I repeat this topic from time to time b/c “Debt Ratios” weigh so heavily in our pre-approval process and b/c tight debt ratios so often prevent borrowers from buying the property they want.
I explain what debt ratios are and how we calculate them in this past blog.
8 Ways to Lower Debt Ratios:
- Put less money down, and use down payment funds to pay off consumer debt. Mortgage debt has lower payments than consumer debt b/c mortgage debt is spread out over 30 years.
- Find a non-occupant or occupant co-signer or co-borrower. Both FHA and Conventional lenders allow for non-occupant co-borrowers.
- Get a 7/1 Adjustable Rate Mortgage instead of a 30 year fixed rate loan. 7/1 ARMs usually have lower rates than 30-year loans, allowing borrowers to qualify for more.
- Buy down the interest rate by paying points. This, however, is as not as effective as many people think. Buying the rate down 1/4% on a $400,000 loan, for example, may only reduce a payment by $60 per month.
- Pay down consumer installment debt (like an auto loan) to 10 months remaining. Most lenders will not include installment payments in debt ratios if 10 or fewer payments remain.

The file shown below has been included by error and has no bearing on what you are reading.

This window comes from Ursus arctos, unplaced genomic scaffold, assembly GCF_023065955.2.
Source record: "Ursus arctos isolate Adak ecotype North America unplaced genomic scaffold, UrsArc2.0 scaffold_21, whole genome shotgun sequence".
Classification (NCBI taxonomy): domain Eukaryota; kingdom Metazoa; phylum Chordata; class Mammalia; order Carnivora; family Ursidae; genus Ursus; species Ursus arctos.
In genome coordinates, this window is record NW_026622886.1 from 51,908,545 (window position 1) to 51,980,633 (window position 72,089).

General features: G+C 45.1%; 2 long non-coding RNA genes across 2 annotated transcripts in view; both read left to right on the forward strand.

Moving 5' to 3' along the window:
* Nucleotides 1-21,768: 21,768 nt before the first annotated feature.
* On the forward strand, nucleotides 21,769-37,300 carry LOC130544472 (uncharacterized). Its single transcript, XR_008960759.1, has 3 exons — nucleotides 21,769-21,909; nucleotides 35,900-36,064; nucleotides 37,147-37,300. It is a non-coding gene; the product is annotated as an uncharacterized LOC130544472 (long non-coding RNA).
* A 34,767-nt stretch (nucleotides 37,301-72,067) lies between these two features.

- Garner gift funds to either increase a down payment or to pay off debts, as discussed above.
- Gross up non-taxable income like Social Security income and Child Support. This is something all seasoned loan officers should know but most borrowers do not; we can “gross up” non-taxable income by 125% for qualifying purposes.
- Unison Appreciation Share. Unison will contribute funds equal to 10% of the purchase price and require no payments in return (which is why it helps with debt ratios). Unison only requires the repayment of its initial investment plus a small portion of the property’s appreciation. I explained Unison in more detail in this previous blog.
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